After many years of teaching, I have developed tried and true activities for the first week of school in upper elementary and middle school classrooms. I’m happy to share my first week ideas with you.
1. Create opportunities for student collaboration.
How does this benefit you as the teacher? It allows you to see friend groups and to note who seems to separate themselves or may be new. When we group up in my classroom, I say the following: “You have 30 seconds to create groups of three without leaving anyone out. Come see me if there are issues. Go!” There are usually very few stragglers. If I see students who looks lost, I remind the class to be inclusive. I may also help form the last group if needed. (There may be a group of two, but avoid groups larger than three.) Then get the groups up out of their seats and moving.
So what activity do I use for group work?
I love using task cards as a preview of what’s to come or a review of something they may have learned last year. I tape up the task cards around the classroom, give students clipboards with an answer document (or a clipboard to one person in the group), and let them go. Remember to quickly state the rules for moving around the classroom beforehand.
It’s a great way for the teacher to roam the room and interact with the students, to check in on what they know and what they may find challenging, and to get students out of their seats (which I try to do a lot). Getting an idea of student skill level can direct your lessons for the week or month. You’ll find a huge selection of task cards for any subject on TPT. Here’s a link to loads of task cards.
2. Start a read aloud the first week of school.
A read aloud gives students a break from the activities of the first week, which can be overwhelming. I read a novel that ties in with my social studies curriculum. I happen to have a copy for each student and they follow along, but this doesn’t need to be the case. Read for a good chunk of time each day to get them engaged and wanting more.
Another benefit of a novel read aloud…
Since I teach reading and writing, this novel becomes a focus in my language arts lessons. It’s a reference for much of what we do. For example, my students must have a personal reading novel by the end of the third day of school. Their only homework is to read their personal novel. As I start reading instruction, I focus on the read aloud novel for my lessons. If I want to teach the importance of setting, setting is what I refer to during our read aloud time. I write about our read aloud novel in examples of written responses to reading. Read this great post of the advantages of using a read aloud in your classroom.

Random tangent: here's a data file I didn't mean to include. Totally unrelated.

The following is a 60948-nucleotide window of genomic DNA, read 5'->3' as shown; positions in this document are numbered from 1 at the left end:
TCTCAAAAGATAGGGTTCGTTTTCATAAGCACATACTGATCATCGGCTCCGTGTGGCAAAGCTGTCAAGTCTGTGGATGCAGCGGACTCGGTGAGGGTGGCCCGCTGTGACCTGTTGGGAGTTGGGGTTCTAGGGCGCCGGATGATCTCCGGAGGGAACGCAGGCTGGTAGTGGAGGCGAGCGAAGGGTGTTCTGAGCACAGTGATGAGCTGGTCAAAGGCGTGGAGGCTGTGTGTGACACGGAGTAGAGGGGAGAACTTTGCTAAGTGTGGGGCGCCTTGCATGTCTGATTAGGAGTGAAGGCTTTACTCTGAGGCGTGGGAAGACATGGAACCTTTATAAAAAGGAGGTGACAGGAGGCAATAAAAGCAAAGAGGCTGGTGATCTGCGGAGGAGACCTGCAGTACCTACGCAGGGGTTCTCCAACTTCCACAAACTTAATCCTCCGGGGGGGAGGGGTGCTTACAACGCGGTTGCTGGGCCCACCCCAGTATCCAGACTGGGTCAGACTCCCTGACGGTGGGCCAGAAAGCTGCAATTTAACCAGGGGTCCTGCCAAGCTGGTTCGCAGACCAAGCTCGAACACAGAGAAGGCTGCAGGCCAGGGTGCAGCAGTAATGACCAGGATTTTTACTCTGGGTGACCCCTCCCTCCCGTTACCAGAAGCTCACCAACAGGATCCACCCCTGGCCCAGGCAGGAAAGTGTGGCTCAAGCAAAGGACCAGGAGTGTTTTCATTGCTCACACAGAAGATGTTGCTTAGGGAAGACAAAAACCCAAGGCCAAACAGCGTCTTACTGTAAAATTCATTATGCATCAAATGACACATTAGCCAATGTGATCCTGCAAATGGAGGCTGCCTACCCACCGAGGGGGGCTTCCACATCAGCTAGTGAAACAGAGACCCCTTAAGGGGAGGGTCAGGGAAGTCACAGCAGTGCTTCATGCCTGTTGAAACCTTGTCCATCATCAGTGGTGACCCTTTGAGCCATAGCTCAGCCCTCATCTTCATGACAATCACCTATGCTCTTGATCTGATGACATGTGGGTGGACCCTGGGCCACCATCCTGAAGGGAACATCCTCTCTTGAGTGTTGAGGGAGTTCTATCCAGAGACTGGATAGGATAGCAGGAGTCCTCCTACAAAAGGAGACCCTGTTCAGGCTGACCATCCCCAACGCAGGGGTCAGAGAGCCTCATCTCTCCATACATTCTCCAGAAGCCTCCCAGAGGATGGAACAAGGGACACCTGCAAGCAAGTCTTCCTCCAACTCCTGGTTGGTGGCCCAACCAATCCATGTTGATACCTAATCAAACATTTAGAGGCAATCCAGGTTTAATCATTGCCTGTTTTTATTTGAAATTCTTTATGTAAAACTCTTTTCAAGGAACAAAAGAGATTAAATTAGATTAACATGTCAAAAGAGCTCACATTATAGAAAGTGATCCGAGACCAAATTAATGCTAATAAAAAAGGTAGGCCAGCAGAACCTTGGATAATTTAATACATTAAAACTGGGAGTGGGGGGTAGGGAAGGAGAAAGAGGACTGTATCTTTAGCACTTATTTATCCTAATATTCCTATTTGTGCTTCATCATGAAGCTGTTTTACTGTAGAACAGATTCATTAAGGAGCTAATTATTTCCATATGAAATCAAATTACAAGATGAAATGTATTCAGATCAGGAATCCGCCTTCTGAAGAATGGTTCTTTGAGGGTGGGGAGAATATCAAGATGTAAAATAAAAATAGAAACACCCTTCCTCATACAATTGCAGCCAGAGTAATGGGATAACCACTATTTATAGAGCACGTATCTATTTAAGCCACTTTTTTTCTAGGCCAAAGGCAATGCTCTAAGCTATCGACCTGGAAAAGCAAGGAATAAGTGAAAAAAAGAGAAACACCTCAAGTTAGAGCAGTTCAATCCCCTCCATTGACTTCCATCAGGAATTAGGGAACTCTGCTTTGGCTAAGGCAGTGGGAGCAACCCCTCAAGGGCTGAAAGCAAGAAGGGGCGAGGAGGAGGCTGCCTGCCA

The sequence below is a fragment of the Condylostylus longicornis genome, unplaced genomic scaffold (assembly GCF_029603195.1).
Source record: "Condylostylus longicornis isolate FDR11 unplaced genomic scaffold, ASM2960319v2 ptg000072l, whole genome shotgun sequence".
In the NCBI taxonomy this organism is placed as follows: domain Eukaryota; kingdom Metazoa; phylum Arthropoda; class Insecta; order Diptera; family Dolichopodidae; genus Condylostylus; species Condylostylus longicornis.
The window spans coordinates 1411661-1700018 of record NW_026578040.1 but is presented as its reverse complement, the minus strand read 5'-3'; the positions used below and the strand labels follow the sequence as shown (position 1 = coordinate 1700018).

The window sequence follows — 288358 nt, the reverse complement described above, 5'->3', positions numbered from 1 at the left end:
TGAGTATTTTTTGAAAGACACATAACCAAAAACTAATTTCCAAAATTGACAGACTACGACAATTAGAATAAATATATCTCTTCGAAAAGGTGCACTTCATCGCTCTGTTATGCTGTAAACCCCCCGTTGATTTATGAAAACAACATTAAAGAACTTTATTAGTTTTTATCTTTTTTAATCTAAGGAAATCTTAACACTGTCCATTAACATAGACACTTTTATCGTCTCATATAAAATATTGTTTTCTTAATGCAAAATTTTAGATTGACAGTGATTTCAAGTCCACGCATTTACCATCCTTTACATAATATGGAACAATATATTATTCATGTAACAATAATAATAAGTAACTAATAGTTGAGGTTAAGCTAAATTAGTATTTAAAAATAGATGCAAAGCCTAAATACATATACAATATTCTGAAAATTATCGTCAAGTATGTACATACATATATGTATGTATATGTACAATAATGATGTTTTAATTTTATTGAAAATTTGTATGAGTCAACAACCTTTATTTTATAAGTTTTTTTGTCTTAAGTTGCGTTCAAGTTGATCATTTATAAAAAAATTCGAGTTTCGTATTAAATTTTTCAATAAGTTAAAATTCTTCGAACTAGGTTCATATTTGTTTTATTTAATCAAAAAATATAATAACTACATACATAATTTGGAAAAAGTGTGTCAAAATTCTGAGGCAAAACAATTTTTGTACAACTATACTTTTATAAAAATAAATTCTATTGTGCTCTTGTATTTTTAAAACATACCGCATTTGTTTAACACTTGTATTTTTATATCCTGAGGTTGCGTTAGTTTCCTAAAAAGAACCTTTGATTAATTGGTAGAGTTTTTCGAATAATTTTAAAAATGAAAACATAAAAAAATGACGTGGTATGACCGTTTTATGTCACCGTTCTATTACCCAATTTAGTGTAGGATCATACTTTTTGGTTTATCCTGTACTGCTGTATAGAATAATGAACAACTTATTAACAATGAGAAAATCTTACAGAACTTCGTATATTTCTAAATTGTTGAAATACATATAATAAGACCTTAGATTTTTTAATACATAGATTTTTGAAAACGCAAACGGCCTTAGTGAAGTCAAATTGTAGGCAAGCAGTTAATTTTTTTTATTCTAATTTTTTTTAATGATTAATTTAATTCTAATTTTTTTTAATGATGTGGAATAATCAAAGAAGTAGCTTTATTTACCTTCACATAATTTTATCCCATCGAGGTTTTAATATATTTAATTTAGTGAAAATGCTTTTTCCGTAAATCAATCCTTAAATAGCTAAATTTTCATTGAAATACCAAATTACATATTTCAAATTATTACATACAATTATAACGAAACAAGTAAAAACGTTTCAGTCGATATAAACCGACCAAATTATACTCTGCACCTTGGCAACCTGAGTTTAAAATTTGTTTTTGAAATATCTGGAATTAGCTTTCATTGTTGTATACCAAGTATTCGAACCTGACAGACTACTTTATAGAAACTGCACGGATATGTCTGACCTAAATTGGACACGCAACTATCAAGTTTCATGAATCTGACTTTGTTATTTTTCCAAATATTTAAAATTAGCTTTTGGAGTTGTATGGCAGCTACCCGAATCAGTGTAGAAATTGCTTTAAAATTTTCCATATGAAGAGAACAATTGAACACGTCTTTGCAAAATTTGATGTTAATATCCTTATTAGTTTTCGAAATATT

Using a read aloud in your reading instruction can be extremely useful to you as a teacher. It reduces student stress because kids are familiar with the story the teacher is writing about, and you and the class can easily find support for your written responses to literature by referring back to a familiar novel. Read this blog post on why I still use reading logs for responding to literature and nonfiction.
3. Assign a quiet activity that takes several days.
Here’s the benefit: once you’ve given the directions and modeled for the class, the work is pretty much independent, and you and the kids have a break from teacher-directed lessons. This allows you time to talk with and get to know the students.
It also provides the opportunity to see skill level without using a typical “assessment”. I use a Back-to-School Brochure for reflection. The brochure gets them thinking about their skills, goals, and personal information they may want to share. Additionally, I can have the brochure on a display board or on student desks for Parent Night (LOVE THIS!). Here’s a link to Back-to-School Brochures. (Find digital version here)
4. Allow students to evaluate themselves and show their differences.
Sharing our strengths and weaknesses reinforces to the class that we’re all different. I use a simple bar graph. At the bottom of each bar I have categories of tasks kids may or may not have experienced. You want a mixture of both academic and non-academic categories. For example, I use mental math, spelling, sewing, gardening, basketball, singing, technology, etc. Students select icons to represent their ability level at the task (like carrots for gardening), and then use the icon to fill the bar up to their skill level. Colored pencils work great for this activity because the contrast of colors really sets off the various levels.
We share our graphs and display them for the first month of school. The discussion arises about how we all have areas we’re pretty good at and areas where we may need help. Here is where I make the point that we are all unique and that someone in class may get an assignment that looks different from yours and that’s okay. They are getting what they need. You may have heard the saying
“Fair is a place where there are rides and cotton candy. In this classroom, ‘Fair’ is when students get what they need.”
I discuss this idea and give concrete examples. I can assure you that the phrase “That’s not fair” never comes up again in relation to differentiated work.
Easy, cost effective, and powerful, these activities are sure to make your first week of school a success.